Conventional wisdom is that a remarkably powerful effect known as Metcalfe's Law is driving the growth of the Internet. The law says that the value of a network grows in proportion to the square of the number of users, which means that, once a network achieves a certain size, it becomes almost irresistibly attractive. But Metcalfe's Law actually understates the potential value of the Internet, and by a huge margin.
I'd like to suggest a new way of looking at the economics of the Internet. I think my approach can explain why forecasters have so consistently underestimated its growth. (And, believe me, they have: In 1995, estimates for on-line commerce in 1998 were $2 billion to $3 billion, while the real number turned out to be more like $13 billion.) My approach not only should add to the urgency that businesses feel about moving on-line but also helps identify which on-line strategies will work and which will fail.
It helps to first understand the two laws of networks that have been around for some time. First is what might be called Sarnoff's Law, after the pioneer of the broadcast industry. This law says that the value of a network grows in proportion to the number of viewers.
Second is the law named after Bob Metcalfe, the inventor of the Ethernet computer-networking technology. He reasoned that 1,000 people on a network can have roughly one million different conversations, so he said the value of a network grows in proportion to the square of the number of users. The n² value explains the growth behavior of networks, such as phone systems or electronic-mail systems, that are mainly used for one-on-one communication. The n² effect says that, given the choice of joining a large existing network with many users or an incompatible new one with few users, new users will almost always decide that the bigger one is far more valuable. The result is often explosive, accelerating growth once a network establishes dominance. This behavior explains why there is now one global e-mail system, while just a few years ago there were thousands.
There's an additional law at play with the Internet because it facilitates the formation of groups, in a way that Sarnoff and Metcalfe networks do not. The number of groups that can be formed over the Internet isn't the Sarnoff n or Metcalfe n². It's 2n by the time you add up all the possible two-person groups, three-person groups, etc. So, the value of the Internet grows in proportion to 2n. Let's call this effect the Group-Forming Law.
This law is so powerful because 2n gets impossibly large very fast. There's the old story about the king who rewarded a wise minister by offering him anything he wanted. The minister said all he wished for was two copper coins on the first square of a chess board, four on the second, eight on the third, and so on—a progression based on 2n. The king protested that the minister should ask for gold or pearls, not copper. But, by the time the 8,192 coins were placed on the 13th square, the king realized he'd been had—264; is more than 18 quintillion, which, if memory serves, is more grains of sand than exist in the world. (The story has it that the king had the minister beheaded for being a wiseguy.)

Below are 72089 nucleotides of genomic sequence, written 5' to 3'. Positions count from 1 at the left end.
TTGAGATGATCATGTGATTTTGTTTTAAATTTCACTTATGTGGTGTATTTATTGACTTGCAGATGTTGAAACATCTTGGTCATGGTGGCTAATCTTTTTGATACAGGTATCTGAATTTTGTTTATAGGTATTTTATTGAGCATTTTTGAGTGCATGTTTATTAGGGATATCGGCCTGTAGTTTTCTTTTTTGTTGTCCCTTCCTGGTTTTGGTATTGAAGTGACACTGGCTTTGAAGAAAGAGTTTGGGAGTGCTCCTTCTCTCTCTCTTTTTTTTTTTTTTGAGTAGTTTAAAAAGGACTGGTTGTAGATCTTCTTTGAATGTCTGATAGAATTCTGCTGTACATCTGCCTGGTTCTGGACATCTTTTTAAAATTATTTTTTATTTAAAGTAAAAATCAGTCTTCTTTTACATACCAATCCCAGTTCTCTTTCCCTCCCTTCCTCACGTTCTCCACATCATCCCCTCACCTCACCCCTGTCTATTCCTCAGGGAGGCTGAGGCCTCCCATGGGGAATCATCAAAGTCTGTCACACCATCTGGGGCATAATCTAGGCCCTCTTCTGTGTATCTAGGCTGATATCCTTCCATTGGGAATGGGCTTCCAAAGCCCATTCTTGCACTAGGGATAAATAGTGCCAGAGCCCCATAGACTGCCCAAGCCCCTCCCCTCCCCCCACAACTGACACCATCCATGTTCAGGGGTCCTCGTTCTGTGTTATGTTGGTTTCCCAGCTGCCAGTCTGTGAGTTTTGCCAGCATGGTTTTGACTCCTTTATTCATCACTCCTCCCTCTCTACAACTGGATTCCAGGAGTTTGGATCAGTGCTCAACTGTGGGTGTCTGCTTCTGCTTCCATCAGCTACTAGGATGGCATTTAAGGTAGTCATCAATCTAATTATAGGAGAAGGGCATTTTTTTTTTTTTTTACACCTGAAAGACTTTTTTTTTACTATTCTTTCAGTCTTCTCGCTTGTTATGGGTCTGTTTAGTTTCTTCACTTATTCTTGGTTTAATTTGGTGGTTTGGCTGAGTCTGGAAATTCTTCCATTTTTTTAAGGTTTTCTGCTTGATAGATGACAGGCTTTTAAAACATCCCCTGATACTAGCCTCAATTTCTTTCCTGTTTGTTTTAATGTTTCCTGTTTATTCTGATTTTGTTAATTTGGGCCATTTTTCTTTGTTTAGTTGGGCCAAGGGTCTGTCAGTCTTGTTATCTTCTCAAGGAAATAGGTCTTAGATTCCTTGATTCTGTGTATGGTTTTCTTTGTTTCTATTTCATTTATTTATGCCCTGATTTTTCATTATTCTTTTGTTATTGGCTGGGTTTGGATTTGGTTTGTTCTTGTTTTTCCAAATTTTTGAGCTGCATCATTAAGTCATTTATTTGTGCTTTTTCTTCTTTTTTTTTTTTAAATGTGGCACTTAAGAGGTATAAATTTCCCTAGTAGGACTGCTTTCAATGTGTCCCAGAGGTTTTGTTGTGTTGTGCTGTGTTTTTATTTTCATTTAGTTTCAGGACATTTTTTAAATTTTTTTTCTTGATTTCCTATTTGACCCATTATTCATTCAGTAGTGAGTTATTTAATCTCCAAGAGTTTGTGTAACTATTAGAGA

All three laws, in fact, apply to the Internet. Services such as news sites that are aimed at individuals benefit from additional users in a linear, Sarnoff way. Services aimed at facilitating transactions, such as many commercial sites, benefit in an n² Metcalfe way. Services aimed at building communities, such as AOL, benefit in a 2n, Group-Forming way. What's important is that the dominant value in a typical network tends to shift from Sarnoff to Metcalfe to Group-Forming as the scale of the network increases. So, as the Internet continues to expand, investments in Group-Forming networks are likely to produce the biggest returns.
As the scale increases, what's important also shifts. When Sarnoff's Law dominates, content such as TV programs is king. When Metcalfe's Law kicks in, transactions are king. When the Group-Forming Law takes hold, communities are king. The value in a Group-Forming network is constructed jointly, whether through discussion groups, through joint plans to buy something in bulk at low prices, or through some other means.